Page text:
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Published by the American Society of Agricultural and Biological Engineers, St. Joseph, Michigan

Citation:  Pp. 225-234 in On-Site Wastewater Treatment, Proc. Ninth Natl. Symp. on Individual and Small Community Sewage Systems (11-14 March 2001, Fort Worth, Texas, USA), ed. K. Mancl., St. Joseph, Mich. ASAE  701P0009.(doi:10.13031/2013.6031)
Authors:   D. L. Lindbo, V. L. MacConnell
Keywords:   Pre-treatment, Peat filter, Effluent, Septic system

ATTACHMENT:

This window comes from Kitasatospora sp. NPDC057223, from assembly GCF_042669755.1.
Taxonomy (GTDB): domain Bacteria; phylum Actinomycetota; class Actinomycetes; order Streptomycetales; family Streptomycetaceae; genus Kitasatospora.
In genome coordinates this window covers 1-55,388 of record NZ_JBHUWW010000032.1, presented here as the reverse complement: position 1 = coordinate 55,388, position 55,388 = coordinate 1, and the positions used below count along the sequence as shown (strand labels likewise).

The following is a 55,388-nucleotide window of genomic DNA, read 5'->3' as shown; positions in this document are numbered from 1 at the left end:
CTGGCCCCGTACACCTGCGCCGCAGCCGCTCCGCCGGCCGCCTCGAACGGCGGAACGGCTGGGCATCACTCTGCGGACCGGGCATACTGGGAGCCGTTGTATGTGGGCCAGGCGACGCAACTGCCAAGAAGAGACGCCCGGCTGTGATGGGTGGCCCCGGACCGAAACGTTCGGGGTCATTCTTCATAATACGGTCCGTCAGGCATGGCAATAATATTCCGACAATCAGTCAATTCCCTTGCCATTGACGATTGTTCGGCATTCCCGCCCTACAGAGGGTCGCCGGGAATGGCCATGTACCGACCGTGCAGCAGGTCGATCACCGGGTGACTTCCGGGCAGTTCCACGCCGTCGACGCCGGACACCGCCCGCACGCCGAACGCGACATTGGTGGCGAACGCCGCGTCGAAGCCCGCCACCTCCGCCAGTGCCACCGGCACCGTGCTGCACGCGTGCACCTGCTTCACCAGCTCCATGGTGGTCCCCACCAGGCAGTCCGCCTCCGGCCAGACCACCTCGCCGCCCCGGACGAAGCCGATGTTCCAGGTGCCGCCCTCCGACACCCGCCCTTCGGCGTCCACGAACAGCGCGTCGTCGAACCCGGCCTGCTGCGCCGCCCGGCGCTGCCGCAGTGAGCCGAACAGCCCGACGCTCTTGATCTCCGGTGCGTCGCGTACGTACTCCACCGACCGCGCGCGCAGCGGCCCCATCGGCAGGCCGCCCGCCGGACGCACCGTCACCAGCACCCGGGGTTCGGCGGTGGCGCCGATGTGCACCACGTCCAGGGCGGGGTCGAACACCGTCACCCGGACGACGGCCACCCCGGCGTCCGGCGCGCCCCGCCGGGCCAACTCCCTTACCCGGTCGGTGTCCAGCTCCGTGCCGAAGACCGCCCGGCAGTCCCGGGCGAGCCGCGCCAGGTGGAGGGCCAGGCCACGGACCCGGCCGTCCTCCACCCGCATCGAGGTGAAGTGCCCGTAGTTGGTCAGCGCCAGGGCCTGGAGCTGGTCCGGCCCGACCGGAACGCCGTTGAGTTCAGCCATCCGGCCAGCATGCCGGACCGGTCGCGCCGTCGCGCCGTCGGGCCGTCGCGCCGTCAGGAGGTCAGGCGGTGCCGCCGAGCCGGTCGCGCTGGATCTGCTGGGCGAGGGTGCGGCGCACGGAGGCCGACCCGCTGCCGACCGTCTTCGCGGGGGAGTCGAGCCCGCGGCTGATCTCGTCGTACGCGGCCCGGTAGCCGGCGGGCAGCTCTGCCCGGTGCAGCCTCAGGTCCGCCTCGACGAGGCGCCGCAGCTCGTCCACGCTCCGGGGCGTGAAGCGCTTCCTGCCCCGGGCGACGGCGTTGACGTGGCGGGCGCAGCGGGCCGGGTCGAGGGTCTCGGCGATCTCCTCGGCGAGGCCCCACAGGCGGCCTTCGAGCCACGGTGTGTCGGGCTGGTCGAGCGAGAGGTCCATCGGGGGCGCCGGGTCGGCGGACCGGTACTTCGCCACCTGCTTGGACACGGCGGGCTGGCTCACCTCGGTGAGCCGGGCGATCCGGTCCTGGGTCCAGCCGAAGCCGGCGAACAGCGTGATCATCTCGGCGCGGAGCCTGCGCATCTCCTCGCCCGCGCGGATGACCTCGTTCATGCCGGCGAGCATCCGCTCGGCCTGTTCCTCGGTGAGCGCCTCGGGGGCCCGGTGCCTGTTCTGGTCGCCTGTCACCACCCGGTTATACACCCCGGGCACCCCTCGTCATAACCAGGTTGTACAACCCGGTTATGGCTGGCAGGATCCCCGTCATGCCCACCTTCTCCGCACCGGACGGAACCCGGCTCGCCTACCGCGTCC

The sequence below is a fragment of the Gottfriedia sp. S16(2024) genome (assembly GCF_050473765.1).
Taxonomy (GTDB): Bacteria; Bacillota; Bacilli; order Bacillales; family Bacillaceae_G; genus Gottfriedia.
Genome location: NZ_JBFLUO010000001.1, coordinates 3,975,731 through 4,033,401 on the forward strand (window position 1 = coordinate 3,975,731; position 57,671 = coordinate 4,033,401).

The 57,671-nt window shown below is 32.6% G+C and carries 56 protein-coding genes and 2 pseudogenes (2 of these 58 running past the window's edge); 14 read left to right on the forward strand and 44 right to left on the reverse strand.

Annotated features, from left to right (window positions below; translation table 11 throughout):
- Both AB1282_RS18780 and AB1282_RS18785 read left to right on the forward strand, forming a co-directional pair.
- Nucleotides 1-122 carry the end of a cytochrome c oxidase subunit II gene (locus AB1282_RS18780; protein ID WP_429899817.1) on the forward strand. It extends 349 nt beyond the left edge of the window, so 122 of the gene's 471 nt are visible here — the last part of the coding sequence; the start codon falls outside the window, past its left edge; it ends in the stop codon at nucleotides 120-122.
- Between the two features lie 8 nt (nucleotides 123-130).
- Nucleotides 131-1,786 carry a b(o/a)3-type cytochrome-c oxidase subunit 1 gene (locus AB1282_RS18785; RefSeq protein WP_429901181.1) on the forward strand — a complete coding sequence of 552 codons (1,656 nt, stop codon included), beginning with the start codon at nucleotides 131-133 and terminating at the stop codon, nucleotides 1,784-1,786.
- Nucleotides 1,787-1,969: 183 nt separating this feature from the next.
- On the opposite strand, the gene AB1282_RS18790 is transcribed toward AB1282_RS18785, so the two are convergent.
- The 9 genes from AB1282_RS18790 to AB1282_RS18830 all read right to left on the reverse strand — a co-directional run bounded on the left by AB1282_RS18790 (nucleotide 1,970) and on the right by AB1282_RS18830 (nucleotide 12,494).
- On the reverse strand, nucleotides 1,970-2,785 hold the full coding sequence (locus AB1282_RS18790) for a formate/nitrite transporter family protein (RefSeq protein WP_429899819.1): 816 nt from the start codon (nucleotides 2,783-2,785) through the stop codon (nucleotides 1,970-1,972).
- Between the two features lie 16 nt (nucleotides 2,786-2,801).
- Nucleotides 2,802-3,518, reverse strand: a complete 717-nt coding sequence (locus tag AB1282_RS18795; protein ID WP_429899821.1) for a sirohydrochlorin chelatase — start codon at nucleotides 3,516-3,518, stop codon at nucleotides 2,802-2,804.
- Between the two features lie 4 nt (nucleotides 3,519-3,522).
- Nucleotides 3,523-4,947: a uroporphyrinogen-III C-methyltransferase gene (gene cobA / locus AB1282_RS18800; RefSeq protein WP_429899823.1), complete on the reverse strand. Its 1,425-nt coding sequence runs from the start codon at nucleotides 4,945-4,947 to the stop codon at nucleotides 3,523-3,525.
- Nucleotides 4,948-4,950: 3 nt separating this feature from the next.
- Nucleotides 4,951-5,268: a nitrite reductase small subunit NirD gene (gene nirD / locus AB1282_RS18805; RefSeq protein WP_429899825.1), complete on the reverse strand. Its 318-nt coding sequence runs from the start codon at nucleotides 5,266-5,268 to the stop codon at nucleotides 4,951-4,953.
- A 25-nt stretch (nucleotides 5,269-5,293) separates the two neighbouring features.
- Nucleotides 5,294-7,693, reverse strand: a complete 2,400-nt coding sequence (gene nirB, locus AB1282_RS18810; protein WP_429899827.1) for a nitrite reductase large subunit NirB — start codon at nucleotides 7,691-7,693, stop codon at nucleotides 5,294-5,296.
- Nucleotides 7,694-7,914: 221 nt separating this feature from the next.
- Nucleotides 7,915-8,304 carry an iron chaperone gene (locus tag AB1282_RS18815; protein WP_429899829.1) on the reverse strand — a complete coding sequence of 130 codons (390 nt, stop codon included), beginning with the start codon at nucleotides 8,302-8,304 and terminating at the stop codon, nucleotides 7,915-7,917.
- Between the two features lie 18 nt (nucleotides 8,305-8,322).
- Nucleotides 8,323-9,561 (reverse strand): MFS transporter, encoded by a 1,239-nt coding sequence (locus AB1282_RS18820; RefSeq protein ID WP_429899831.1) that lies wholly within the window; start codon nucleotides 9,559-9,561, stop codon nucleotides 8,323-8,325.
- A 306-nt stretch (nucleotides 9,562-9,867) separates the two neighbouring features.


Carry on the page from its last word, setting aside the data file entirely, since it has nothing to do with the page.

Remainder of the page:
Soil and landscape conditions of the North Carolina lower coastal plain combine to hinder the use of conventional on-site systems. This can be of particular concern when an existing system fails to work on a site that by todays standards is considered unsuitable. To avoid the condemnation of a residence, alternative systems are utilized to reduce space requirements and treat the wastewater prior to subsurface disposal. Research evaluated a peat biofilter system installed at several sites on the lower coastal plain. All sites had existing houses with failing septic systems that were replaced with a peat bio-filter treatment system followed by subsurface disposal of the treated effluent. Site 1 is located on a clayey soil with a seasonal high water table between 15 and 45 cm. Sites 2 and 3 are located on small lots with high water tables and deep sandy soils. Site 4 is located on a small lot with a high water table and fill over organic soil. Systems at sites 2, 3, and 4 have been performing with a 93 to 99% reduction in fecal coliform, biochemical oxygen demand (BOD5), and total suspended solids (TSS). Ammonium (NH4-N) was nearly totally converted to nitrate (NO3-N) in the filter. Nitrate was detected in the nitrification trenches as well as directly below the trenches. In general the nitrate levels down gradient of the system were similar to those observed in background wells. The system at site 1 functioned similarly for over two years but in the fall of its third year of operation the filter saturated, became anaerobic, and ceased to treat the septic tank effluent effectively. The cause of the failure was linked to excessive ground water infiltration into the septic and pump tanks and poor soil conditions. The excessive amounts of groundwater overloaded the filter thus causing its ultimate demise.

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